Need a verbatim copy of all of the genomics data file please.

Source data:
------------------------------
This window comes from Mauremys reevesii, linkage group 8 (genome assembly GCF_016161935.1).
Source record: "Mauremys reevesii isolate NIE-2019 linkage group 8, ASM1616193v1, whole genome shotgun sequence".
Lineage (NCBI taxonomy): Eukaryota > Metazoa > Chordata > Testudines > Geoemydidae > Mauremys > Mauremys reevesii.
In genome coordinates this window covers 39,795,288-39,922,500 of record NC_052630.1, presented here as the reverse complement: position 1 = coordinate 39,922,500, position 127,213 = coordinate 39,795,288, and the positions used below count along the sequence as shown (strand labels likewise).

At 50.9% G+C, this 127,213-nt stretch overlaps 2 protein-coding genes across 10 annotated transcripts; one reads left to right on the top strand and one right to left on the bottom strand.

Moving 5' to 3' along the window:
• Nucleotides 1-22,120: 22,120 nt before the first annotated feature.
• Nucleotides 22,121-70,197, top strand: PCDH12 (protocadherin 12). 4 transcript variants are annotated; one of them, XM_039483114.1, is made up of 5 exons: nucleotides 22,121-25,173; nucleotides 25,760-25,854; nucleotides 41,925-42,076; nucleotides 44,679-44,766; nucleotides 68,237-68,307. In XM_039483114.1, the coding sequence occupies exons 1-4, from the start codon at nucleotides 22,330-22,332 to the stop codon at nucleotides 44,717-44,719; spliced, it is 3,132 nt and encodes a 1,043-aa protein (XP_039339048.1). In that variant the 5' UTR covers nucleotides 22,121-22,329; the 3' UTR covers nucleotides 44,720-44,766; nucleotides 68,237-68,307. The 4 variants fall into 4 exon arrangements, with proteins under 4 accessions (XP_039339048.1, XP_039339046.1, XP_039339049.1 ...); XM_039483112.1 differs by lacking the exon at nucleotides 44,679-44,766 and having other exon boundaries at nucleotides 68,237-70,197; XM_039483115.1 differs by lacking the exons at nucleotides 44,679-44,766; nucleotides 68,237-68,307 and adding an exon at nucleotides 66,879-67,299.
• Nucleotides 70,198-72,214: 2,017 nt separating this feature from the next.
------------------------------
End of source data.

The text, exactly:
This window comes from Mauremys reevesii, linkage group 8 (genome assembly GCF_016161935.1).
Source record: "Mauremys reevesii isolate NIE-2019 linkage group 8, ASM1616193v1, whole genome shotgun sequence".
Lineage (NCBI taxonomy): Eukaryota > Metazoa > Chordata > Testudines > Geoemydidae > Mauremys > Mauremys reevesii.
In genome coordinates this window covers 39,795,288-39,922,500 of record NC_052630.1, presented here as the reverse complement: position 1 = coordinate 39,922,500, position 127,213 = coordinate 39,795,288, and the positions used below count along the sequence as shown (strand labels likewise).

At 50.9% G+C, this 127,213-nt stretch overlaps 2 protein-coding genes across 10 annotated transcripts; one reads left to right on the top strand and one right to left on the bottom strand.

Moving 5' to 3' along the window:
• Nucleotides 1-22,120: 22,120 nt before the first annotated feature.
• Nucleotides 22,121-70,197, top strand: PCDH12 (protocadherin 12). 4 transcript variants are annotated; one of them, XM_039483114.1, is made up of 5 exons: nucleotides 22,121-25,173; nucleotides 25,760-25,854; nucleotides 41,925-42,076; nucleotides 44,679-44,766; nucleotides 68,237-68,307. In XM_039483114.1, the coding sequence occupies exons 1-4, from the start codon at nucleotides 22,330-22,332 to the stop codon at nucleotides 44,717-44,719; spliced, it is 3,132 nt and encodes a 1,043-aa protein (XP_039339048.1). In that variant the 5' UTR covers nucleotides 22,121-22,329; the 3' UTR covers nucleotides 44,720-44,766; nucleotides 68,237-68,307. The 4 variants fall into 4 exon arrangements, with proteins under 4 accessions (XP_039339048.1, XP_039339046.1, XP_039339049.1 ...); XM_039483112.1 differs by lacking the exon at nucleotides 44,679-44,766 and having other exon boundaries at nucleotides 68,237-70,197; XM_039483115.1 differs by lacking the exons at nucleotides 44,679-44,766; nucleotides 68,237-68,307 and adding an exon at nucleotides 66,879-67,299.
• Nucleotides 70,198-72,214: 2,017 nt separating this feature from the next.